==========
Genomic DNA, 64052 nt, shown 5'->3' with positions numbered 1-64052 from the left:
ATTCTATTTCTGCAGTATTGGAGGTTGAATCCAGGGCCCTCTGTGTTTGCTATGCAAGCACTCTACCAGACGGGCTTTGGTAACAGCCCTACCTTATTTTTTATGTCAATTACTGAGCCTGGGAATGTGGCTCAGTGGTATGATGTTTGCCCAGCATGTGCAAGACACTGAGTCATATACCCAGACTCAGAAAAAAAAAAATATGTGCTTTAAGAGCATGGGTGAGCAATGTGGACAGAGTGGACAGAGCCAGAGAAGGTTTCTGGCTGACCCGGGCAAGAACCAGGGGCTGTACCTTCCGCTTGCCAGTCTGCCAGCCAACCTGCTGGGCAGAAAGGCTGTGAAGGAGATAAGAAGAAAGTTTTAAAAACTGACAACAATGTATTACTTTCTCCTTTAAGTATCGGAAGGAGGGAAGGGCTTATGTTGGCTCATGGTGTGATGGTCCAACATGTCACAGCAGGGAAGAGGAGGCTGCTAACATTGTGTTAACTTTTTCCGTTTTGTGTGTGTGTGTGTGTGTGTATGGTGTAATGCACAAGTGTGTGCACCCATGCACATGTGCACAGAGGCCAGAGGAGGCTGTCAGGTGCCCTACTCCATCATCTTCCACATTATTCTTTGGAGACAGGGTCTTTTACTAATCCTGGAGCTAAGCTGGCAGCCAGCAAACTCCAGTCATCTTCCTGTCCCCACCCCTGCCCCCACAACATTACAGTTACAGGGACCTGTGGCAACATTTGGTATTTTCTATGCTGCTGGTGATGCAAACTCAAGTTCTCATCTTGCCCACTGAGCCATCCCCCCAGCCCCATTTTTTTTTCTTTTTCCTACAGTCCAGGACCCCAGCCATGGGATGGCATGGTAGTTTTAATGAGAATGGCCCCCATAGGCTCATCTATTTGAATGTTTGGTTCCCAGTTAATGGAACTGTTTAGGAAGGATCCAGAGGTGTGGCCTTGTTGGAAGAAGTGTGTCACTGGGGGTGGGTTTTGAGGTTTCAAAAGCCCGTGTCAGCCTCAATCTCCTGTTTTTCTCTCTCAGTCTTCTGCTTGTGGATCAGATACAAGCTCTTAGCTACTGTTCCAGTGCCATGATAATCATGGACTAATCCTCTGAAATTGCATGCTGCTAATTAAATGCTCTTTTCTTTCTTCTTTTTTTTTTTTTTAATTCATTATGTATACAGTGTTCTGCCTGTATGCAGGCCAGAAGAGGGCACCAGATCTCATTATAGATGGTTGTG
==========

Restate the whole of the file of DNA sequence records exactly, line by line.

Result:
Genomic DNA, 64052 nt, shown 5'->3' with positions numbered 1-64052 from the left:
ATTCTATTTCTGCAGTATTGGAGGTTGAATCCAGGGCCCTCTGTGTTTGCTATGCAAGCACTCTACCAGACGGGCTTTGGTAACAGCCCTACCTTATTTTTTATGTCAATTACTGAGCCTGGGAATGTGGCTCAGTGGTATGATGTTTGCCCAGCATGTGCAAGACACTGAGTCATATACCCAGACTCAGAAAAAAAAAAATATGTGCTTTAAGAGCATGGGTGAGCAATGTGGACAGAGTGGACAGAGCCAGAGAAGGTTTCTGGCTGACCCGGGCAAGAACCAGGGGCTGTACCTTCCGCTTGCCAGTCTGCCAGCCAACCTGCTGGGCAGAAAGGCTGTGAAGGAGATAAGAAGAAAGTTTTAAAAACTGACAACAATGTATTACTTTCTCCTTTAAGTATCGGAAGGAGGGAAGGGCTTATGTTGGCTCATGGTGTGATGGTCCAACATGTCACAGCAGGGAAGAGGAGGCTGCTAACATTGTGTTAACTTTTTCCGTTTTGTGTGTGTGTGTGTGTGTGTATGGTGTAATGCACAAGTGTGTGCACCCATGCACATGTGCACAGAGGCCAGAGGAGGCTGTCAGGTGCCCTACTCCATCATCTTCCACATTATTCTTTGGAGACAGGGTCTTTTACTAATCCTGGAGCTAAGCTGGCAGCCAGCAAACTCCAGTCATCTTCCTGTCCCCACCCCTGCCCCCACAACATTACAGTTACAGGGACCTGTGGCAACATTTGGTATTTTCTATGCTGCTGGTGATGCAAACTCAAGTTCTCATCTTGCCCACTGAGCCATCCCCCCAGCCCCATTTTTTTTTCTTTTTCCTACAGTCCAGGACCCCAGCCATGGGATGGCATGGTAGTTTTAATGAGAATGGCCCCCATAGGCTCATCTATTTGAATGTTTGGTTCCCAGTTAATGGAACTGTTTAGGAAGGATCCAGAGGTGTGGCCTTGTTGGAAGAAGTGTGTCACTGGGGGTGGGTTTTGAGGTTTCAAAAGCCCGTGTCAGCCTCAATCTCCTGTTTTTCTCTCTCAGTCTTCTGCTTGTGGATCAGATACAAGCTCTTAGCTACTGTTCCAGTGCCATGATAATCATGGACTAATCCTCTGAAATTGCATGCTGCTAATTAAATGCTCTTTTCTTTCTTCTTTTTTTTTTTTTTAATTCATTATGTATACAGTGTTCTGCCTGTATGCAGGCCAGAAGAGGGCACCAGATCTCATTATAGATGGTTGTG